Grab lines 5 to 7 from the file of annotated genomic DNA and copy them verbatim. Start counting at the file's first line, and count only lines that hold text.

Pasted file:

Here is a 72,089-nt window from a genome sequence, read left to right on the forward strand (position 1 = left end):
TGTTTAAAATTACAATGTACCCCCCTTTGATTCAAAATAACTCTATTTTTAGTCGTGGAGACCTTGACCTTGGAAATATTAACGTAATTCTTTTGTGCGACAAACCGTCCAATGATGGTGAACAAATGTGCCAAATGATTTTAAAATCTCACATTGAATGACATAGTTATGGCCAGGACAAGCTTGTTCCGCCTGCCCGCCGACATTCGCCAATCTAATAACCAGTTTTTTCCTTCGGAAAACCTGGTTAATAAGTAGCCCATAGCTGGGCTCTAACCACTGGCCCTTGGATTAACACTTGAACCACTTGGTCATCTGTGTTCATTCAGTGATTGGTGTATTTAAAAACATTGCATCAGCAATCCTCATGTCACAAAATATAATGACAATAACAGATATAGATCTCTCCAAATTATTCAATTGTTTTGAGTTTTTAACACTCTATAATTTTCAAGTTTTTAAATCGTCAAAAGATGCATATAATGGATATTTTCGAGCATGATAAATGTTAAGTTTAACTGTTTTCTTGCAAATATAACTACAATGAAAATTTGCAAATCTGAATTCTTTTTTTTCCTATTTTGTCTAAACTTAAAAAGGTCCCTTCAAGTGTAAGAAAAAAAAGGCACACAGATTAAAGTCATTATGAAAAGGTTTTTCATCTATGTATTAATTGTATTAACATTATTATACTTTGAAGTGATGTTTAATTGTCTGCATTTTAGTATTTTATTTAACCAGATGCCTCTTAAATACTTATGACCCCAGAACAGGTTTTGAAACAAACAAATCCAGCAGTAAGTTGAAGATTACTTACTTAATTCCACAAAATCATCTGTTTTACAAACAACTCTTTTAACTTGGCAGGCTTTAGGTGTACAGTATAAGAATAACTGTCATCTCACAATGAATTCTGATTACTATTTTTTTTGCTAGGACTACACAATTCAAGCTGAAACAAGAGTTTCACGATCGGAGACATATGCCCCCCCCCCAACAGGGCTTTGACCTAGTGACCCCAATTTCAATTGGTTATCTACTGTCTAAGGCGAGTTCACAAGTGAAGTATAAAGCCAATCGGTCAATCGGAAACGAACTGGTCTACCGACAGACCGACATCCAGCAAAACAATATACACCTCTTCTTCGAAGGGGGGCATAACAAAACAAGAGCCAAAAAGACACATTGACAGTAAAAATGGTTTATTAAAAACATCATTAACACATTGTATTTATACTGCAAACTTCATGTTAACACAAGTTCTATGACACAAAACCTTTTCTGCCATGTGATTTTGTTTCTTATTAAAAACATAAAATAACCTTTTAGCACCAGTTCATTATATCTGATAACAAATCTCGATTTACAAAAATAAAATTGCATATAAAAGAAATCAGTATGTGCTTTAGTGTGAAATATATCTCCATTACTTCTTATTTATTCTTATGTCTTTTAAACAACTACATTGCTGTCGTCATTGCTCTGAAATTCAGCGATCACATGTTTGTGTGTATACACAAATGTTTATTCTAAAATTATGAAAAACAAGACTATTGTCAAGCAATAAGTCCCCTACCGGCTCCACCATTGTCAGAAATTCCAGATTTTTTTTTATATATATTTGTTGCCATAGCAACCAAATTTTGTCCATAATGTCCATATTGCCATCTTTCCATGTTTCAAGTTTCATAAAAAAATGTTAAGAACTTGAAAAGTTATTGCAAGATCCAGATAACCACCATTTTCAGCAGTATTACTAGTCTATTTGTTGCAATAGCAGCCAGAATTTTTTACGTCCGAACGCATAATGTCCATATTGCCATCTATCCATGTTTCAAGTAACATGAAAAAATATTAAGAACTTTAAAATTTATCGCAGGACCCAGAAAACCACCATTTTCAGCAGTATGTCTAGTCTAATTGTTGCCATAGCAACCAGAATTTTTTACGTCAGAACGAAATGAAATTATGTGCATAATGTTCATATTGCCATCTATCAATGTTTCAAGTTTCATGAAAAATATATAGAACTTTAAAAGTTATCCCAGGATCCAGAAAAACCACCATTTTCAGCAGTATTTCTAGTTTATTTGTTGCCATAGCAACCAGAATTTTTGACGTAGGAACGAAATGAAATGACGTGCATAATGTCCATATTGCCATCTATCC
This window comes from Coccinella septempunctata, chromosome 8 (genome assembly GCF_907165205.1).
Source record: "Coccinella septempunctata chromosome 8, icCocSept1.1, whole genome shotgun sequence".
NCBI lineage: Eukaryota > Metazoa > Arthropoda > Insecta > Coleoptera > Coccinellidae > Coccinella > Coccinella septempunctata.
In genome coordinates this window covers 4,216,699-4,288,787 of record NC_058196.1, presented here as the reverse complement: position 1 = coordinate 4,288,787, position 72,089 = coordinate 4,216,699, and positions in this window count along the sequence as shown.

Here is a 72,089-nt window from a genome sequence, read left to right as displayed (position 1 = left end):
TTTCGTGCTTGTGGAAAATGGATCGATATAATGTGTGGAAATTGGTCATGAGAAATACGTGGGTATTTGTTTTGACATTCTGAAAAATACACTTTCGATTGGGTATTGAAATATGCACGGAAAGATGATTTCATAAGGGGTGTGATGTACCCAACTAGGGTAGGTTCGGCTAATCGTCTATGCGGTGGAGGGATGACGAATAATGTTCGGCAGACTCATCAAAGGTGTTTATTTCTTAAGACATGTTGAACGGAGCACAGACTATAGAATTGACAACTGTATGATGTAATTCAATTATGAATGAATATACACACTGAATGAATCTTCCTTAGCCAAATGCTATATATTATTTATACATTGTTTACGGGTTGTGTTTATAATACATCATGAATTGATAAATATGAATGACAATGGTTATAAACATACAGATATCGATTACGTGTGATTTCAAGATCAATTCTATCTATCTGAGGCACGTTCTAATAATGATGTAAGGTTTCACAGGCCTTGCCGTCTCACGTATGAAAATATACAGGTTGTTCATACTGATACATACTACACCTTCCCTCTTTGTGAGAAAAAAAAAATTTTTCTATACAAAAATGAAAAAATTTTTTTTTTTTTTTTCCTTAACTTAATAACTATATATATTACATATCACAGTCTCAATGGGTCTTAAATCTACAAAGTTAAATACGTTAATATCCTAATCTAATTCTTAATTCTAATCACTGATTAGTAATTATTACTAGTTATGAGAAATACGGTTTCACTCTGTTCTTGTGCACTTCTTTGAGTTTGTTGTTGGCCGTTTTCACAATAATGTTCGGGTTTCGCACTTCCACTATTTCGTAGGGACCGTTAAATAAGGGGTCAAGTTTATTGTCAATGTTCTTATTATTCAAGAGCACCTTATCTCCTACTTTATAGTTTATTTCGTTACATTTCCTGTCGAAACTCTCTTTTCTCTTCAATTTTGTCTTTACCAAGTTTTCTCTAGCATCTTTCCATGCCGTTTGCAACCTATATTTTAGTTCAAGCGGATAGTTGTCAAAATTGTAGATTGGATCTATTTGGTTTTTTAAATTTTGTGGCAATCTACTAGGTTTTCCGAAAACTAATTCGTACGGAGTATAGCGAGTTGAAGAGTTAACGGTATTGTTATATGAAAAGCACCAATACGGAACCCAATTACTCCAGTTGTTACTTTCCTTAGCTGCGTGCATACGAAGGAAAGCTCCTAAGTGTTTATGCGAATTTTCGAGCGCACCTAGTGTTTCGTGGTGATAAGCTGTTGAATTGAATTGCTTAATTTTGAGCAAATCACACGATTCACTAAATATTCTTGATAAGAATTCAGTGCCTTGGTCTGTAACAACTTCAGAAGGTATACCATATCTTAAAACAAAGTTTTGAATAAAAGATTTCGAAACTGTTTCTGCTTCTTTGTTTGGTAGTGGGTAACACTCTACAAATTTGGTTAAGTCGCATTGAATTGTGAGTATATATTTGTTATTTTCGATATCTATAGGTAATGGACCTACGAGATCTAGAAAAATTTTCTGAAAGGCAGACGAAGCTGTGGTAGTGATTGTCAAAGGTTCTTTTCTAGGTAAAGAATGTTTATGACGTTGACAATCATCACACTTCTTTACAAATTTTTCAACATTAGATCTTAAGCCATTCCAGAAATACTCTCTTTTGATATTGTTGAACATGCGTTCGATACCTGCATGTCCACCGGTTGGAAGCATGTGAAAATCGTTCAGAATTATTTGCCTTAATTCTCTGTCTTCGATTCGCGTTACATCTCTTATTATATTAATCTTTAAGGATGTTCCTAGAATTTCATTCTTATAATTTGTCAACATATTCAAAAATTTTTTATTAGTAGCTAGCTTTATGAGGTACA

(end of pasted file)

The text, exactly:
NCBI lineage: Eukaryota > Metazoa > Arthropoda > Insecta > Coleoptera > Coccinellidae > Coccinella > Coccinella septempunctata.
In genome coordinates this window covers 4,216,699-4,288,787 of record NC_058196.1, presented here as the reverse complement: position 1 = coordinate 4,288,787, position 72,089 = coordinate 4,216,699, and positions in this window count along the sequence as shown.

Here is a 72,089-nt window from a genome sequence, read left to right as displayed (position 1 = left end):